OMG! Katelyn wins texting contest! LOL!

August 25, 2011|By MATTHEW UMSTEAD |
  • Anna Foss, 11, lets her thumbs do the talking during the competition.
By Ric Dugan/Staff Photographer

LEETOWN, W.Va. — Zippity Dooo Dahh ZipPity Ayy ... MY oh MY, what a wonderful day at the jefFerson CounTy faIr!

Try texting the previous sentence on your mobile phone to Barbara Welty at the Jefferson County Fair as fast as you can, exactly how it appears.


The winners of Wednesday night’s texting contest at the Jefferson County Fair had their thumbs full, thumbing the letters in their cellphones as fast they could in the fair’s second ever texting contest. Winners received $2 and $3 cash prizes and ribbons. Frisbees, whistles and lunch bags with a water bottle inside were donated to participants by contest sponsor Cell-Page Communications, a Martinsburg-based authorized agent for U.S. Cellular.

Miss Jefferson County Fair Katie Jones, 16, was happy to finish fourth.

“It didn’t go so well (last year),” Katie said after finishing behind Katelyn Duncan, 12, who placed first, followed by Jennifer Thompson, 13, and Kaylee Ruffner, 10.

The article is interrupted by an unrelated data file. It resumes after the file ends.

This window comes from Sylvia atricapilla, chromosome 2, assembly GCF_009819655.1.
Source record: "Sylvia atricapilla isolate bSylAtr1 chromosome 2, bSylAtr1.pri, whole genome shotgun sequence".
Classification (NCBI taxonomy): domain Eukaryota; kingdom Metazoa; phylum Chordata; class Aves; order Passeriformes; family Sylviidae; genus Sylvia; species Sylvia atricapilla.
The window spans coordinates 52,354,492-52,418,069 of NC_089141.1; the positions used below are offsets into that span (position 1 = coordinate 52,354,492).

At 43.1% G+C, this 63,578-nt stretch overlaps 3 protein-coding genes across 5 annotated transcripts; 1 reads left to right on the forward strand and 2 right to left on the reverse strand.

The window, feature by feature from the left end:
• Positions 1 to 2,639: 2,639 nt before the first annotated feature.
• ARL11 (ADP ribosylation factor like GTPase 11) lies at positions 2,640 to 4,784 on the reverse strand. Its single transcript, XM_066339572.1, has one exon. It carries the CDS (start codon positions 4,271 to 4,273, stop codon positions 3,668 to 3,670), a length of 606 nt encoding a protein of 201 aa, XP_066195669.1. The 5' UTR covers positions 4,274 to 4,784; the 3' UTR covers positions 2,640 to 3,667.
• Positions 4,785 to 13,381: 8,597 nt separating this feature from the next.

This year, Jones thought she had typed the sentence correctly the first time, but the capitalized letters proved to be confusing, she said.

Duncan said she had lots of practice over the last two years and finished well ahead of the other three girls.

“I text my friends everyday — so you get fast,” said Katelyn, who won the contest using an LG Banner Touch cellphone.

Jennifer Thompson said she was looking forward to this year’s contest after not doing so well last  year.

Kaylee, who said she has been texting for a couple months, said it’s an easier way to communicate with her friends.

“It’s easier than talking on the phone — you can do it without getting caught,” Jones said laughing.

As thumbs were moving in the contest, Welty corrected at least a couple submitted messages, noting it was harder than what it appears.

Welty said she discovered on the Internet that texting contests are being held at a number of events elsewhere and proposed that it be added to the fair’s menagerie of speed-based competitions, which include pie eating, ice cream eating and milk drinking.  

“It’s all in good fun,” Welty said.

About a dozen children, including one boy, entered this year’s contest, a turnout that Welty said was lower than last year because Wednesday was the first day of school in Jefferson County.

“Last year, we had a barn full,” Welty said.

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